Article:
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  • Specifications

Full Review

If you’re in the market for a new iPhone you’ve never had more choice. Two new models are now available in the form of the iPhone 8 and the iPhone 8 Plus, while a third – the iPhone X – will be launching soon.

Of the three, the iPhone 8 is the smallest and cheapest, but the most recognisably a successor to the flagship iPhone 7.

With its familiar design and feature set it’s sure to appeal to millions of Apple fans, but is it enough of an upgrade? And is it worth your hard-earned cash? Read on to find out.


iphone 8 side

The iPhone 8 has a 4.7-inch 750 x 1334 IPS LCD screen with a pixel density of 326 pixels per inch. That’s essentially identical to the screen on the iPhone 7, and while it can’t match the Super Retina screen on the iPhone X, it is still a Retina display, meaning it’s sharp and high quality.

And there are some improvements, as the iPhone 8 sports a True Tone display, meaning it can automatically adjust the white balance so you always get the optimum viewing experience.

It’s a good, if not class-leading screen, with accurate colours and good contrast. The small size is also sure to appeal to anyone who wants a compact phone.


iPhone 8

There’s not much visibly different in the design of the iPhone 8 compared to the last few Apple handsets, with the phone sporting a compact, slightly curved body with big bezels above and below the screen, the latter housing a circular home button and fingerprint scanner.

But there is a big change in the materials used, as the back is now glass rather than metal. This makes it a bit shinier, changes the feel in the hand, and more importantly allows for wireless charging. There’s still a metal frame though, and the overall look and feel is one of a premium handset.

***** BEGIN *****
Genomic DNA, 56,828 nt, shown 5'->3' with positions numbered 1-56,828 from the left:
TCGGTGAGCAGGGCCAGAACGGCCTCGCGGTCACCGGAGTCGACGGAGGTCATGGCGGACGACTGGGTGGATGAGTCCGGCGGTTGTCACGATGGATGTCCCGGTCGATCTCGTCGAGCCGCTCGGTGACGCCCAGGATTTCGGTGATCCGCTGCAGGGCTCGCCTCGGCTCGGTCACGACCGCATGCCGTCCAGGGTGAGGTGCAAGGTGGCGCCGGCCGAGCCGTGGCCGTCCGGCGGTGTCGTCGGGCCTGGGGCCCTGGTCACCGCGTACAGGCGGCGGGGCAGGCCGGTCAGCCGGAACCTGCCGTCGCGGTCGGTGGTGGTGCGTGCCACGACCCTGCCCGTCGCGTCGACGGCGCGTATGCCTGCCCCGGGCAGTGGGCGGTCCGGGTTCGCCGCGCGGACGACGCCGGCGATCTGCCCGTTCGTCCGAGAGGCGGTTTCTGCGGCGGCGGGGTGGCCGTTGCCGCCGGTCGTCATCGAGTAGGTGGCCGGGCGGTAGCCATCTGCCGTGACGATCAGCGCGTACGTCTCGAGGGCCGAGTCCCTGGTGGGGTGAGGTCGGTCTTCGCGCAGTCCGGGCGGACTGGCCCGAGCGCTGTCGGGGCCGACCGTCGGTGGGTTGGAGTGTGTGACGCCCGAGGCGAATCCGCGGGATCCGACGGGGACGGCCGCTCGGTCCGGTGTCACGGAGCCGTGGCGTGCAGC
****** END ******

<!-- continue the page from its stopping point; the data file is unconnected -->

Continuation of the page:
The iPhone 8 comes in at 138.4 x 67.3 x 7.3mm and 148g, so it’s small and light, especially for a flagship phone, and it’s available in Silver, Gold and Space Grey.

It’s also IP67 certified water and dust resistant, meaning it can be dunked up to 1 metre deep in water for up to 30 minutes. Realistically you probably won’t do that, but it’s nice to know it can survive the rain or a spill.

We’d have liked to see more change in what’s now a quite tired design, but for that you’ll have to buy the pricier iPhone X. Still, the iPhone 8 is a good looking and well-built phone.


There’s plenty of power in the iPhone 8, as while it hasn’t had a RAM upgrade (packing 2GB like its predecessor) it does have a brand-new and exceedingly speedy hexa-core A11 Bionic chipset.

In practice it’s hard to really feel this thing’s power, since while the iPhone 8 is perfectly smooth and fast, so for the most part are the iPhone 7 and iPhone 7 Plus.

Still, this thing has stormed ahead on benchmarks, suggesting there’s power to spare and that the iPhone 8 is likely to be one of the speediest phones around for quite a while.

It runs iOS 11, which is the latest version of Apple’s mobile operating system and comes with a number of improvements, such as a customisable Control Centre.

It’s not a game changer, but it is a thoughtful update to what’s already one of the best operating systems around.


iphone 8 camera

The iPhone 8 has only had a slight camera improvement, but it’s building on what was already one of the better smartphone snappers.

It’s a 12MP single-lens camera with an f/1.8 aperture. That’s a reasonably large lens opening, but beaten by the likes of the Samsung Galaxy S8.

The camera also benefits from optical image stabilisation to keep shots steady and a quad-LED flash to brighten up dark scenes.